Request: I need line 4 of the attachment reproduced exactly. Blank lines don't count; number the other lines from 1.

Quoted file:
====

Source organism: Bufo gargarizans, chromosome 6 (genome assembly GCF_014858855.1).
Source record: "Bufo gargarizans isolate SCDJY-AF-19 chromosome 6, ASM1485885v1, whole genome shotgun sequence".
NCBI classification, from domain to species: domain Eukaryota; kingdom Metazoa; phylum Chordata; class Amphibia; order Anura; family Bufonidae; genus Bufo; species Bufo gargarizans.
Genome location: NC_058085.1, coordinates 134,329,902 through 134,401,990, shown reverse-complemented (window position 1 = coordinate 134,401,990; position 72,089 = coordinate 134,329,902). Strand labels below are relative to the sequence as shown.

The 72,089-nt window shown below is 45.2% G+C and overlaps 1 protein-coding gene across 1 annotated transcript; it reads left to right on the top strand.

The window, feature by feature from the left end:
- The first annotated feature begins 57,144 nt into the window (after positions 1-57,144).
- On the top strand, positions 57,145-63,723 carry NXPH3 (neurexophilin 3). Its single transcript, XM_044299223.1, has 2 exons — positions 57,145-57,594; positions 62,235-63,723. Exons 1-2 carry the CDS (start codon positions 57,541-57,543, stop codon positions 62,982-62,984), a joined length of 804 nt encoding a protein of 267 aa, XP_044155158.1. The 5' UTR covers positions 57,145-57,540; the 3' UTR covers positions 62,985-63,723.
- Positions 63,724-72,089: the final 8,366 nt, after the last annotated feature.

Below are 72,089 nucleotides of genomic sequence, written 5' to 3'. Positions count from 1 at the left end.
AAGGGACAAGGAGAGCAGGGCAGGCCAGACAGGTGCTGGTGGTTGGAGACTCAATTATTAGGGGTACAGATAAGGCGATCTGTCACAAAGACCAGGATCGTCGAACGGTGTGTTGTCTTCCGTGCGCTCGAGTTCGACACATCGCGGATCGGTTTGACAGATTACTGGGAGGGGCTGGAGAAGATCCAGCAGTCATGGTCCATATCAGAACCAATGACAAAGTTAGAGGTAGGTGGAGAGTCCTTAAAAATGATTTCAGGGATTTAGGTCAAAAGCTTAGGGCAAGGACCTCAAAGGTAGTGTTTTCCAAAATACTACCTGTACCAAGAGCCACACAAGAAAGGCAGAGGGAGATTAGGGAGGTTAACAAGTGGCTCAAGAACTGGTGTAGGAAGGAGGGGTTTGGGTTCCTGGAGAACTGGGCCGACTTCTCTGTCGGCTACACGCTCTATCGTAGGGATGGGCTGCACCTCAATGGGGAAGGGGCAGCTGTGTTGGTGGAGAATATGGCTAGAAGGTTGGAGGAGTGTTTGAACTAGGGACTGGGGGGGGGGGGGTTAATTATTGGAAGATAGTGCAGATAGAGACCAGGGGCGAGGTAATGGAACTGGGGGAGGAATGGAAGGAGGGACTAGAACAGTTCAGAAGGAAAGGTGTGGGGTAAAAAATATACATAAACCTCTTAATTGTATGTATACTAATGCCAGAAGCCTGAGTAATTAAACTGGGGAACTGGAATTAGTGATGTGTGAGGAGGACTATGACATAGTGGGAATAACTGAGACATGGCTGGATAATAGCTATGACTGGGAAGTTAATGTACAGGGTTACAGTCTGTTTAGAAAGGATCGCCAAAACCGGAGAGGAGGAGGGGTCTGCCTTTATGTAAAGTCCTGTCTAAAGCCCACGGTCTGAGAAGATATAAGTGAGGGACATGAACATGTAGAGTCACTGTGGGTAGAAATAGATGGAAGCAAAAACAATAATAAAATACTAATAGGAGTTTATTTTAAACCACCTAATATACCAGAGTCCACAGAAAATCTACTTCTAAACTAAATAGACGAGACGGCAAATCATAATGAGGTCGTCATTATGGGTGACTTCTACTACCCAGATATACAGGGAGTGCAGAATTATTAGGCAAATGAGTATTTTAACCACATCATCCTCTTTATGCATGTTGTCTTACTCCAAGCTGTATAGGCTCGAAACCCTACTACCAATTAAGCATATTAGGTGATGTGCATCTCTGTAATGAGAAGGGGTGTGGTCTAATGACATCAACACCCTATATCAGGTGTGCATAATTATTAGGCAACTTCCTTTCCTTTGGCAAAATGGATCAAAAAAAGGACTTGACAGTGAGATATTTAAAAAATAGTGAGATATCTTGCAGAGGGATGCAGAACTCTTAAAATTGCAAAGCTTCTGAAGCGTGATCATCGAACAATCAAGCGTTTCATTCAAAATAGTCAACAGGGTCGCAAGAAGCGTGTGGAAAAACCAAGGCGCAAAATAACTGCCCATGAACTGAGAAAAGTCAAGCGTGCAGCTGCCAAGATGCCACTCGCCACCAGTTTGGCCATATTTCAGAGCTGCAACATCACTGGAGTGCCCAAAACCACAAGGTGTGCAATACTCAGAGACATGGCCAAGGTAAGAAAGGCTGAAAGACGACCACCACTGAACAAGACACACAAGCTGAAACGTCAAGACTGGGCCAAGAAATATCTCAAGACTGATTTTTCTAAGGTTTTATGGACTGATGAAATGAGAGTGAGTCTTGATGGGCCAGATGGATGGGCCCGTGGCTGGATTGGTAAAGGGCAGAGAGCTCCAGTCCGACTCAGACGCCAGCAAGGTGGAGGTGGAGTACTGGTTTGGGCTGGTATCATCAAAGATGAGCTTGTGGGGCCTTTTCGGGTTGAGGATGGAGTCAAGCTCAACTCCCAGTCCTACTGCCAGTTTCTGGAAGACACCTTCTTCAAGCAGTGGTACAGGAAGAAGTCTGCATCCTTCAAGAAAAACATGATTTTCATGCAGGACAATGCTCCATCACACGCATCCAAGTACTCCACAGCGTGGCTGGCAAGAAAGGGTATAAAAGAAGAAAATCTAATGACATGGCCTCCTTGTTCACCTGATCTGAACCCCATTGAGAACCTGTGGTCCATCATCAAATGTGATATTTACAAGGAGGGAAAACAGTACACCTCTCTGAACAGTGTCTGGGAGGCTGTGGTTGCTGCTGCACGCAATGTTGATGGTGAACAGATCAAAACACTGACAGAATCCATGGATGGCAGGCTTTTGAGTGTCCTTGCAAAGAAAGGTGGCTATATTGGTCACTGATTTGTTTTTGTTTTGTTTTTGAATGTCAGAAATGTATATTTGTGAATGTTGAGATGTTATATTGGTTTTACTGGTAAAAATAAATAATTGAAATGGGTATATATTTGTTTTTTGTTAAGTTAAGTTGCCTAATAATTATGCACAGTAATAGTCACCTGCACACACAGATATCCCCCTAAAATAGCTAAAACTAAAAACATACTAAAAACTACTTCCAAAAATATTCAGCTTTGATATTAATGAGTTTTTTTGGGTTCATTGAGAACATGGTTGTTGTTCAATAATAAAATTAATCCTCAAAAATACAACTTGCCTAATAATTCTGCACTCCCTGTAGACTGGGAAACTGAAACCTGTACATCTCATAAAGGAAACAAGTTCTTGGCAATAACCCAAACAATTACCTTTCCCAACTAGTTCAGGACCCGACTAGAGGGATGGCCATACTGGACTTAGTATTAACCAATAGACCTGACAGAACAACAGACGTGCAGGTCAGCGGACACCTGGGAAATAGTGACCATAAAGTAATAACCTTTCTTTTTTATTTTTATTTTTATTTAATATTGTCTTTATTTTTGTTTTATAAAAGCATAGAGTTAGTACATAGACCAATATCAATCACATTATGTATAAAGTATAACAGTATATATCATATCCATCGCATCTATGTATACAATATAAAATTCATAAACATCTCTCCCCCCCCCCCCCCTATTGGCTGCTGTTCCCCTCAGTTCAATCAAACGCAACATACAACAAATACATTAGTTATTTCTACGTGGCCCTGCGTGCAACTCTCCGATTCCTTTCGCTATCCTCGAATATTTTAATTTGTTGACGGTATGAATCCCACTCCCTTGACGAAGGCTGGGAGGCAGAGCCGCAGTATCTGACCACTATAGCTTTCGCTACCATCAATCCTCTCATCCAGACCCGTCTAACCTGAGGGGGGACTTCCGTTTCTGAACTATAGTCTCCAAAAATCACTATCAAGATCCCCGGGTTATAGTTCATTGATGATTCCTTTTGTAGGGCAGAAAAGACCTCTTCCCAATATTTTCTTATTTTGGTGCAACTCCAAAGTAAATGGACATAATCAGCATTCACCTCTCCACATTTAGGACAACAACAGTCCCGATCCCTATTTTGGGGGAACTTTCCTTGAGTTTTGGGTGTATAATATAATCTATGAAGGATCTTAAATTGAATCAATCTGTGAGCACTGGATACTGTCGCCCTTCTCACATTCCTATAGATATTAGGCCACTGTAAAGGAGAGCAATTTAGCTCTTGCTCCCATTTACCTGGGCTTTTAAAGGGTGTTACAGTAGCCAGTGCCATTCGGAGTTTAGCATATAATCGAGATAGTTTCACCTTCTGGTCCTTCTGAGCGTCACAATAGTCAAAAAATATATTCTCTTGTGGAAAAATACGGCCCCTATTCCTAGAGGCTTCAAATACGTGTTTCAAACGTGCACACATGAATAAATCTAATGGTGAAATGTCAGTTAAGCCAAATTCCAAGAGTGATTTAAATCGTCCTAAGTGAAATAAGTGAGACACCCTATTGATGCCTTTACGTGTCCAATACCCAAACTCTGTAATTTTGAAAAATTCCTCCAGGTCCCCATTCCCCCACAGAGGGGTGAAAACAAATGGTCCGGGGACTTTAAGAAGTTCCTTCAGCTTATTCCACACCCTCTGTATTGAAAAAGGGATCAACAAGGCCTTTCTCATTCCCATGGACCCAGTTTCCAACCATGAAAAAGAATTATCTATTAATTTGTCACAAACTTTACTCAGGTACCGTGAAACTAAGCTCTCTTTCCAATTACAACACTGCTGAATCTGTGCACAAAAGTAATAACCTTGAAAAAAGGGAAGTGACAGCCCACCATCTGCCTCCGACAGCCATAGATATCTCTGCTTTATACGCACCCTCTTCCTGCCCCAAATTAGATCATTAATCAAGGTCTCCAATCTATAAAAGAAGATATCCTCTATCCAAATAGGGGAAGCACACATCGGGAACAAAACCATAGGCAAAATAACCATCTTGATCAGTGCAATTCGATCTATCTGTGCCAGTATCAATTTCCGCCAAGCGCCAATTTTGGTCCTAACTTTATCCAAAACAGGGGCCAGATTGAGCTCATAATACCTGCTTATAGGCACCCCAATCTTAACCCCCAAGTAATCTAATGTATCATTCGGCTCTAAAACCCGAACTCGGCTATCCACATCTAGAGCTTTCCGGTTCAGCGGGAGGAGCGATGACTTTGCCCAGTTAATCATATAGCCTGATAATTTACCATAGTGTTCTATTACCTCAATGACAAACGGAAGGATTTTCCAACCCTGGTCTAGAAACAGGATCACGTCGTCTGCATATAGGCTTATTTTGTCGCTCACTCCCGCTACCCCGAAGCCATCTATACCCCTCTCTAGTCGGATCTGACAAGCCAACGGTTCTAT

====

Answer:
Genome location: NC_058085.1, coordinates 134,329,902 through 134,401,990, shown reverse-complemented (window position 1 = coordinate 134,401,990; position 72,089 = coordinate 134,329,902). Strand labels below are relative to the sequence as shown.